nep-mkt New Economics Papers
on Marketing
Issue of 2017‒04‒16
eleven papers chosen by
João Carlos Correia Leitão
Universidade da Beira Interior

  1. Nudges as Conversion Funnel Enhancers in Digital Business Models By Koch, Oliver Francis
  2. Salience in Retailing: Vertical Restraints on Internet Sales By Helfrich, Magdalena; Herweg, Fabian
  3. Consumer Market Characteristics of Emerging Cities in China and its Implications By Jin, Furong; Lee , Hyong-Kun; Pak , Jinhee; Kim, Hongwon; Choi, Jiwon
  4. Multi-product and Multi-region Marketing By Widodo, Tri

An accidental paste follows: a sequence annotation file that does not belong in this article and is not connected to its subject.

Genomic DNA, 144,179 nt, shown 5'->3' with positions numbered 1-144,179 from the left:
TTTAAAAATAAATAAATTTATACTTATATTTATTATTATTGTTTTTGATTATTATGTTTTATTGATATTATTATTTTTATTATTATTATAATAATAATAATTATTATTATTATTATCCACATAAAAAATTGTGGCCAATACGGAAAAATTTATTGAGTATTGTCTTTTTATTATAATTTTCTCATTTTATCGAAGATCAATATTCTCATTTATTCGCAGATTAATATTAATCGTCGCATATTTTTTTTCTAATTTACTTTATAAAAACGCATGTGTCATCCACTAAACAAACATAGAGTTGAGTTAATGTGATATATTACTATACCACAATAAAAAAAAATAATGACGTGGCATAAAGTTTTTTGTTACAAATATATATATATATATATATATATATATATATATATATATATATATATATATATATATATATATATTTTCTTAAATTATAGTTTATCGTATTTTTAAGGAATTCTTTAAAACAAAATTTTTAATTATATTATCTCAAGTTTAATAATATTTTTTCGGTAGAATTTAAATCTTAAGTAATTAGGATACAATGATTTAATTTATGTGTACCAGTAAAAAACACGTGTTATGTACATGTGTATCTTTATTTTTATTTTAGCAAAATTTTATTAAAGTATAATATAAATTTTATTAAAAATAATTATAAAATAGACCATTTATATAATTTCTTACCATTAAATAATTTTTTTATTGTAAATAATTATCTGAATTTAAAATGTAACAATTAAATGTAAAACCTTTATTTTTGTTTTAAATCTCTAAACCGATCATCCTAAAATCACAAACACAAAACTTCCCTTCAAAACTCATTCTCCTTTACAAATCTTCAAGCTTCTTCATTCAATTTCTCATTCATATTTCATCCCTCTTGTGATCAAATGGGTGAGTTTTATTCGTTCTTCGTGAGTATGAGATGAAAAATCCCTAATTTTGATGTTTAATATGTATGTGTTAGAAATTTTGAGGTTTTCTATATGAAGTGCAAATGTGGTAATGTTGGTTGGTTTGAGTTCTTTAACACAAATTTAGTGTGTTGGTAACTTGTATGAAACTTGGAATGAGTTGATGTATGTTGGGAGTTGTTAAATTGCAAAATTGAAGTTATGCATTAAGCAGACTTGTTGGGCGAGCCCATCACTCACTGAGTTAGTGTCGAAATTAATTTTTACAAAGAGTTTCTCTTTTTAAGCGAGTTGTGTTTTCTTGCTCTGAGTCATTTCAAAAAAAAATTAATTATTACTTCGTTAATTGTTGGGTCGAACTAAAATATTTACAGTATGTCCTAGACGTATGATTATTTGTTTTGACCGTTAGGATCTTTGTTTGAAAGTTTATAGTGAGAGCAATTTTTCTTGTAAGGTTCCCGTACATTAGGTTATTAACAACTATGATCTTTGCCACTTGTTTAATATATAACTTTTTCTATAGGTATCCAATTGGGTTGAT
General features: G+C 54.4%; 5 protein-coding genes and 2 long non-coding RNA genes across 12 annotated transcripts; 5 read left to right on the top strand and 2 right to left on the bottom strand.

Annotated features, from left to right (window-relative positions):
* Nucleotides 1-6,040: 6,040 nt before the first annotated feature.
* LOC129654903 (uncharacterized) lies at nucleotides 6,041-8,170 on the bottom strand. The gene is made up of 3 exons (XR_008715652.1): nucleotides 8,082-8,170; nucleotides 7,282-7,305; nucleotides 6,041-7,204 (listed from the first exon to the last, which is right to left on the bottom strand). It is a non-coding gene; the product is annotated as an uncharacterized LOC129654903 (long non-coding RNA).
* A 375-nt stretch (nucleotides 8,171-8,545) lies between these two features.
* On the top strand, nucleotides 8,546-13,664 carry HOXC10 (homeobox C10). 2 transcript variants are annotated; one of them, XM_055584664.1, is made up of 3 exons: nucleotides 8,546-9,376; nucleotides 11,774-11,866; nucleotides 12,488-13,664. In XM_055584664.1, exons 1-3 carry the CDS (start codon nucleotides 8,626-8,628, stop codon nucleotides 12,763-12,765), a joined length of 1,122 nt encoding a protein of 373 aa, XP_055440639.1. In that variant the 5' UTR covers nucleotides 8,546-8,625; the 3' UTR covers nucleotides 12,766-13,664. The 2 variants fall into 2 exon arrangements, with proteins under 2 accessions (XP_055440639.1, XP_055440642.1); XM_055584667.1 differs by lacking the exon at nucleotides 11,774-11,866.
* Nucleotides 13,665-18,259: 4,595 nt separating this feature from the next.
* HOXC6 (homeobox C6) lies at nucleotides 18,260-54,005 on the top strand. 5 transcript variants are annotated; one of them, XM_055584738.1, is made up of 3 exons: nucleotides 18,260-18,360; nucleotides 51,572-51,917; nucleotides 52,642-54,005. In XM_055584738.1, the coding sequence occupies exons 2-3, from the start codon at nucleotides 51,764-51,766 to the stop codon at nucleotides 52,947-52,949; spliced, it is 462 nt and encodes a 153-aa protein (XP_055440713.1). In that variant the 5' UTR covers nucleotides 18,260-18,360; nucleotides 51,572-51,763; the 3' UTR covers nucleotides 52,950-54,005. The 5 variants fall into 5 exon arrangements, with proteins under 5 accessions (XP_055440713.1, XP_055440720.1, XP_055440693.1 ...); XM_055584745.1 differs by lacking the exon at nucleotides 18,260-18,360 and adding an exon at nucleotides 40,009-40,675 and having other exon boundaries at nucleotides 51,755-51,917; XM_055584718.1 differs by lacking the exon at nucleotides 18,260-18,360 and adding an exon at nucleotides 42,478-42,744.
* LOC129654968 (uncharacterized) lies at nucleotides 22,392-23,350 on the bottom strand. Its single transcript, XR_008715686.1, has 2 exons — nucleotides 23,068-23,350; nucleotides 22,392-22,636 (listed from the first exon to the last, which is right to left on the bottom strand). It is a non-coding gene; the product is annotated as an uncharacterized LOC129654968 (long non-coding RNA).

5. Organic food retailing and the conventionalization debate By Desquilbet, Marion; Maigné, Elise; Monier-Dilhan, Sylvette
  6. Маркетинговые преимущества продвижения товаров при помощи технологии «гивэвей» By Koshcheeva, Angelina
  7. Competition Issues in India's Online Economy. By Parsheera, Smriti; Shah, Ajay; Bose, Avirup
  8. Theravada Buddhism and Thai Luxury Fashion Consumption By Ning, M.; McAleer, M.J.
  9. End of 9-Endings, Price Recall, and Price Perceptions By Snir, Avichai; Levy, Daniel; Chen, Haipeng (Allan)
  10. To stay or go? Consumer bank switching behaviour after government interventions By Maaike Diepstraten; Carin van der Cruijsen
  11. Comment expliquer le succès du drive ? La logistique et le marketing comme premiers éléments de réponse By Bruno Durand; Magali Jara

  1. By: Koch, Oliver Francis